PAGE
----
The directional measurement capabilities of the sensing system eliminate the requirement to accurately position the stress transducer's attitude, since the directional measuring capability of the sensing system can compensate for misalignment. The directional measurement capabilities of the present invention determine the magnitude and direction of an incoming stress wave by exploiting the "off-axis" sensitivity of the stress sensors. Due to the particular orientation of optics and the particular light paths chosen, in a preferred embodiment, as the sensitivity to an incoming stress wave decreases along one axis (due to off-axis loading), it increases along another, thus allowing the sensing system to sense stress applied in different directions without changing the position of the stress sensing transducer.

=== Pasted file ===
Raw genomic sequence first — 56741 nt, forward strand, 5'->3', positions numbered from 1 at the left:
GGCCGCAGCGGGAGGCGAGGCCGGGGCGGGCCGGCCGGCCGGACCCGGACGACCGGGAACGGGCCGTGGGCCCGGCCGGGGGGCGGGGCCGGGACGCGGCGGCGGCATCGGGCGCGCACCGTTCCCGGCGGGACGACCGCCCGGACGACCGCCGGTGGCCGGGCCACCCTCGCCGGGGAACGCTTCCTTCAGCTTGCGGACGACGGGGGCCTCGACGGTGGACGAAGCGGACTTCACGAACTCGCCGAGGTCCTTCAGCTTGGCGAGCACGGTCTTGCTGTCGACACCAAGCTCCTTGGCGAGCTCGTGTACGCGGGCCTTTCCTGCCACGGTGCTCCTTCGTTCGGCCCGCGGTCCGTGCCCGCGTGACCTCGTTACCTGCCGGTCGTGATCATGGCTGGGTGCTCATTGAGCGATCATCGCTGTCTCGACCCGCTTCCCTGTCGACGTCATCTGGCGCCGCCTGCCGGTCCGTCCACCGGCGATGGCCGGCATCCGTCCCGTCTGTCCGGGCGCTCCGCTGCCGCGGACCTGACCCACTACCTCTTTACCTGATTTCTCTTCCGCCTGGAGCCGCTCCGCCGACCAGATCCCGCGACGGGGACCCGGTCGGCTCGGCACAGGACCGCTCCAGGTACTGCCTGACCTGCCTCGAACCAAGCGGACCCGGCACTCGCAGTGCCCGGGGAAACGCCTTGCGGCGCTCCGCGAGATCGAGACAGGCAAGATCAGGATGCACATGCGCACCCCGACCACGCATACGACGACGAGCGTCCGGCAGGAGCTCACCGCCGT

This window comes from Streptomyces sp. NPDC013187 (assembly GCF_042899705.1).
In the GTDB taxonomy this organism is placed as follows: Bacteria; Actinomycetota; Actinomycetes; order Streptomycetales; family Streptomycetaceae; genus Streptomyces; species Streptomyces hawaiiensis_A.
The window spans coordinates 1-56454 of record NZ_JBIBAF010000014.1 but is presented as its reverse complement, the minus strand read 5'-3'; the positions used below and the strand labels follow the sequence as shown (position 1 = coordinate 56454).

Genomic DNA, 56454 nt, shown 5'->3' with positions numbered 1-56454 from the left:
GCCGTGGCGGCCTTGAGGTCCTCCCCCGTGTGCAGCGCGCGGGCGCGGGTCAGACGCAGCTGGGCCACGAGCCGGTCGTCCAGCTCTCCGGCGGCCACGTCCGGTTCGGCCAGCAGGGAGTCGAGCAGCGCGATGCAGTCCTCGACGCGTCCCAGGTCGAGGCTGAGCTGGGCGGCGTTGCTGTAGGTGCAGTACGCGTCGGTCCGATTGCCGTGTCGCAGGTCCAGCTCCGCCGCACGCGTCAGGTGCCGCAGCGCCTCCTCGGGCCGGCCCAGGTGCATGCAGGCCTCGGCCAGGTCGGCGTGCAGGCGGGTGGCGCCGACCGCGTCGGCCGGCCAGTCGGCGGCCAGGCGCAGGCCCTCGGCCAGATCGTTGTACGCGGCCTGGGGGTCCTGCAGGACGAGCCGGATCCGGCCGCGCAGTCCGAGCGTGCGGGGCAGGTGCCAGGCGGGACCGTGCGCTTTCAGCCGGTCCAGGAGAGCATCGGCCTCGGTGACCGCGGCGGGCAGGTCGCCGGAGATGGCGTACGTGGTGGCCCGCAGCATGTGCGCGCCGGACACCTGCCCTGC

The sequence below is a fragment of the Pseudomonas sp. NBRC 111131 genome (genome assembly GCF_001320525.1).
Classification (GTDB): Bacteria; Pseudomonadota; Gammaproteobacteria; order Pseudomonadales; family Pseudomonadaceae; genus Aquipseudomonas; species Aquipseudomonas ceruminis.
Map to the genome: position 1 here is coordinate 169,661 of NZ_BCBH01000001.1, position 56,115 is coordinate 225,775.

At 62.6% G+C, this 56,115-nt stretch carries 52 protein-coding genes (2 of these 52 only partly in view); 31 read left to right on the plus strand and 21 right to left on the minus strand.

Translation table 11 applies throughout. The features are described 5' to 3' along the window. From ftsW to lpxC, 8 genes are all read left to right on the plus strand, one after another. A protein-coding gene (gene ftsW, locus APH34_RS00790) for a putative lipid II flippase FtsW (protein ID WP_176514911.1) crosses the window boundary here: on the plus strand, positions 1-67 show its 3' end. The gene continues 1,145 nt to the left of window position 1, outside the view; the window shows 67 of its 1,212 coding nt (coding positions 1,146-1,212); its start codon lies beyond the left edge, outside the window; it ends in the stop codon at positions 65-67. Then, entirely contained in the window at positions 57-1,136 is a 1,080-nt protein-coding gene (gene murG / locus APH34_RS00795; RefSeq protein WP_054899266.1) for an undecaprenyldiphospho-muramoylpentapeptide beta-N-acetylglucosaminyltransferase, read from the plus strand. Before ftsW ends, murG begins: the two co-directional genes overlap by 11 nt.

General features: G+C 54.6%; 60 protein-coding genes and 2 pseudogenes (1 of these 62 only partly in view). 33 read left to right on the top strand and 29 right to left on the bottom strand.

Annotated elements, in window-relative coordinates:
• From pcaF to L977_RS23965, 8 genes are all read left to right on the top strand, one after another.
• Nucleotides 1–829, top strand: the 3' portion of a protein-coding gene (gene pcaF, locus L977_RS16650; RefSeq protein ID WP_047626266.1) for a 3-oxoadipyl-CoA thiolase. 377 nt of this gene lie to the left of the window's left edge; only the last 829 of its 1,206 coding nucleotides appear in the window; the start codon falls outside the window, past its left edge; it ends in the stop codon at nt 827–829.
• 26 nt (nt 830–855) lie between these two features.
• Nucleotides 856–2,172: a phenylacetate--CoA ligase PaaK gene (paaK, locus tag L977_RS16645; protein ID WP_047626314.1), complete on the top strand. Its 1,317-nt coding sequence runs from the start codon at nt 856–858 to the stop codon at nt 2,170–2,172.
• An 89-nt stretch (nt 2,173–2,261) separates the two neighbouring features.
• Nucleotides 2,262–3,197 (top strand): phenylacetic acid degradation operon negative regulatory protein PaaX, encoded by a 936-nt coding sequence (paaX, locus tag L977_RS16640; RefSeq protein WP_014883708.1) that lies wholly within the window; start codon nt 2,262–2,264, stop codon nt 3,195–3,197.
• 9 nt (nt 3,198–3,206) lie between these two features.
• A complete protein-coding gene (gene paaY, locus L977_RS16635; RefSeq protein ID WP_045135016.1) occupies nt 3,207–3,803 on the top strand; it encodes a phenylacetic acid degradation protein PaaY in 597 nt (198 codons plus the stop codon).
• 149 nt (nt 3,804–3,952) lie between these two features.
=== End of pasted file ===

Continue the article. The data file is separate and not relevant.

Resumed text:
Inclusion effects (the effect of the gauge itself on the stress wave to be measured) can be compensated for since vector stress measurements can be made within the stress transducer itself, thus improving transducer measurement accuracy.

In one application of the present invention, the directional measurement capabilities allow better characterization of the shock wave susceptibility of "insensitive" munitions to explosion induced shock waves. In this application, the stress sensing system locates the direction of explosion sources allowing identification of devices ignited by the initial shock wave.